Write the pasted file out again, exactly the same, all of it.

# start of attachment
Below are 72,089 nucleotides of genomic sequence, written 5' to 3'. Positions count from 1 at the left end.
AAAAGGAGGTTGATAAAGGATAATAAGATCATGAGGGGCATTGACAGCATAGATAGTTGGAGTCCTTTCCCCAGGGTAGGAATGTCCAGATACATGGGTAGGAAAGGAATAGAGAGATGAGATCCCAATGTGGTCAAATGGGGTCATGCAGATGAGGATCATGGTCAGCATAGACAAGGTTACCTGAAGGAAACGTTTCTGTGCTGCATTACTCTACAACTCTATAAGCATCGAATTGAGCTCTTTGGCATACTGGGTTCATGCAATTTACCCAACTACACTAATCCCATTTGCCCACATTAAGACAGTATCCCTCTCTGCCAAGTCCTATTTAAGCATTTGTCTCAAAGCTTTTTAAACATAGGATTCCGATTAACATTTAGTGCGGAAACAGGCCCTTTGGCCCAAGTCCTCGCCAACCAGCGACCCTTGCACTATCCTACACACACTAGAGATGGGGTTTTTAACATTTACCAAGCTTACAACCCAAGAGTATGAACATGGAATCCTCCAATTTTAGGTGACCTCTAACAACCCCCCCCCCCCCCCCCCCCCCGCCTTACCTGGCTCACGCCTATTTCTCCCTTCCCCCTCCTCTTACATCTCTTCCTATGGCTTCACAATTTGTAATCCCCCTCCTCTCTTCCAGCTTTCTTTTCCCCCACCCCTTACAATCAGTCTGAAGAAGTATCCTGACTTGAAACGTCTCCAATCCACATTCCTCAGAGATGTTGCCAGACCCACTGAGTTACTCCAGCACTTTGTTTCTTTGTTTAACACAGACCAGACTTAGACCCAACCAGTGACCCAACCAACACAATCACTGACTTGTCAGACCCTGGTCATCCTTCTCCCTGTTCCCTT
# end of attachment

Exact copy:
Below are 72,089 nucleotides of genomic sequence, written 5' to 3'. Positions count from 1 at the left end.
AAAAGGAGGTTGATAAAGGATAATAAGATCATGAGGGGCATTGACAGCATAGATAGTTGGAGTCCTTTCCCCAGGGTAGGAATGTCCAGATACATGGGTAGGAAAGGAATAGAGAGATGAGATCCCAATGTGGTCAAATGGGGTCATGCAGATGAGGATCATGGTCAGCATAGACAAGGTTACCTGAAGGAAACGTTTCTGTGCTGCATTACTCTACAACTCTATAAGCATCGAATTGAGCTCTTTGGCATACTGGGTTCATGCAATTTACCCAACTACACTAATCCCATTTGCCCACATTAAGACAGTATCCCTCTCTGCCAAGTCCTATTTAAGCATTTGTCTCAAAGCTTTTTAAACATAGGATTCCGATTAACATTTAGTGCGGAAACAGGCCCTTTGGCCCAAGTCCTCGCCAACCAGCGACCCTTGCACTATCCTACACACACTAGAGATGGGGTTTTTAACATTTACCAAGCTTACAACCCAAGAGTATGAACATGGAATCCTCCAATTTTAGGTGACCTCTAACAACCCCCCCCCCCCCCCCCCCCCCGCCTTACCTGGCTCACGCCTATTTCTCCCTTCCCCCTCCTCTTACATCTCTTCCTATGGCTTCACAATTTGTAATCCCCCTCCTCTCTTCCAGCTTTCTTTTCCCCCACCCCTTACAATCAGTCTGAAGAAGTATCCTGACTTGAAACGTCTCCAATCCACATTCCTCAGAGATGTTGCCAGACCCACTGAGTTACTCCAGCACTTTGTTTCTTTGTTTAACACAGACCAGACTTAGACCCAACCAGTGACCCAACCAACACAATCACTGACTTGTCAGACCCTGGTCATCCTTCTCCCTGTTCCCTT